It is a terrible thing to die in a bitter spirit, because things did not work out as you wished, because you had known pain and loss, the death of those dear to you, and all through life he wouldn’t submit to the perfect will of God. You have judged the Lord by feeble sense, and at the end you may die in despair and still defiant towards the God who has loved and blessed you so much. I visited the death bed of one such man, and his wife had some slight connection with this chapel; she had come to our women’s Bible studies. She suddenly asked her atheist husband that I might pray as we stood at his bed in the hospital. “No, no, no,” he cried violently. He did not want to be reminded of a God he had heard of since a child but had dismissed from his life. He was not dying contentedly.

 

v] Abraham was gathered to his people. What does that affirm? Certainly that Abraham did not cease to be. It denies annihilation, and I will rest on those words. On the strength of these alone I deny annihilation. The words cannot merely mean that he was buried with his ancestors in a family plot. He was not, nor was Moses nor Aaron. Abraham’s family plot was a thousand miles away in Ur of the Chaldees. It cannot mean that, rather it declares that at his death he went on and joined the living family who had predeceased him, and those who would follow him, the household of faith and the people of God. He was gathered by the great Shepherd who gathers every one of his sheep – even the weakest lambs and the most stubborn old rams – into his heavenly home for ever. Those who know and love the Lord in this life will go on knowing and loving him in death and will be known and loved by him. He will lose none of them. Abraham knew his Redeemer lived and he would stand in the latter day upon the earth – his own Seed, the Seed of the woman. Abraham was gathered to Enoch, and to Noah and his family and to Sarah his wife. When David’s child died the king said, “He will not come to me, but I will go to him.” When Stephen was dying he said, “I see heaven open and the Son of Man standing at the right hand of God . . . Lord Jesus, receive my spirit” (Acts 7: 56 & 59). Paul says that to be absent from the body is to be present with the Lord.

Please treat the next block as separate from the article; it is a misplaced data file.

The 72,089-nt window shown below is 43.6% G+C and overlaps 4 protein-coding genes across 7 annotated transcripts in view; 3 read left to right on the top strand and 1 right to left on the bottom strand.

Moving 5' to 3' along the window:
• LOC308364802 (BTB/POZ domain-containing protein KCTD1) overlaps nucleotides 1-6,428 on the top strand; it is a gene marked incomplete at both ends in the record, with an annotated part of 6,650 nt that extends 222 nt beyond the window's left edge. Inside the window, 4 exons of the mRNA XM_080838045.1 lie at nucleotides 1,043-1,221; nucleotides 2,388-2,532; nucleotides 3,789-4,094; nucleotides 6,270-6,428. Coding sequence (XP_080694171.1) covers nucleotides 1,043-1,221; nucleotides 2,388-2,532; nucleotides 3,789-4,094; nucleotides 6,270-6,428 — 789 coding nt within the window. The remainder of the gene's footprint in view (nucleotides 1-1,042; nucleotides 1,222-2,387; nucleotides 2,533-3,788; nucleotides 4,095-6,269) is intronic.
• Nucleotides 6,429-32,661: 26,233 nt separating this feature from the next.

To what people will you be gathered? The Puritan, Matthew Henry says, “Death gathers us to our people. Those that are our people while we lived, whether the children of God or the children of this world, are the people to whom death will gather us.” Whom will you be joining? The thieves and violent men and women, the blasphemers, the sex-addicts, the foul mouthed people of this world in their anger and greed and lust and hatred of what is pure and good? The men and women who lived for money? Will you be gathered to them, your people? Are you going to live in the company of God haters for ever? Or will you be gathered to God’s people, sinners who have been washed and cleansed, purified and forgiven people who love the God who saved them, who have been transformed from their blame and shame into the image of the Lord Christ? When they see him they shall be like him. So “Abraham breathed his last and died at a good old age, an old man and full of years; and he was gathered to his people” (v.8).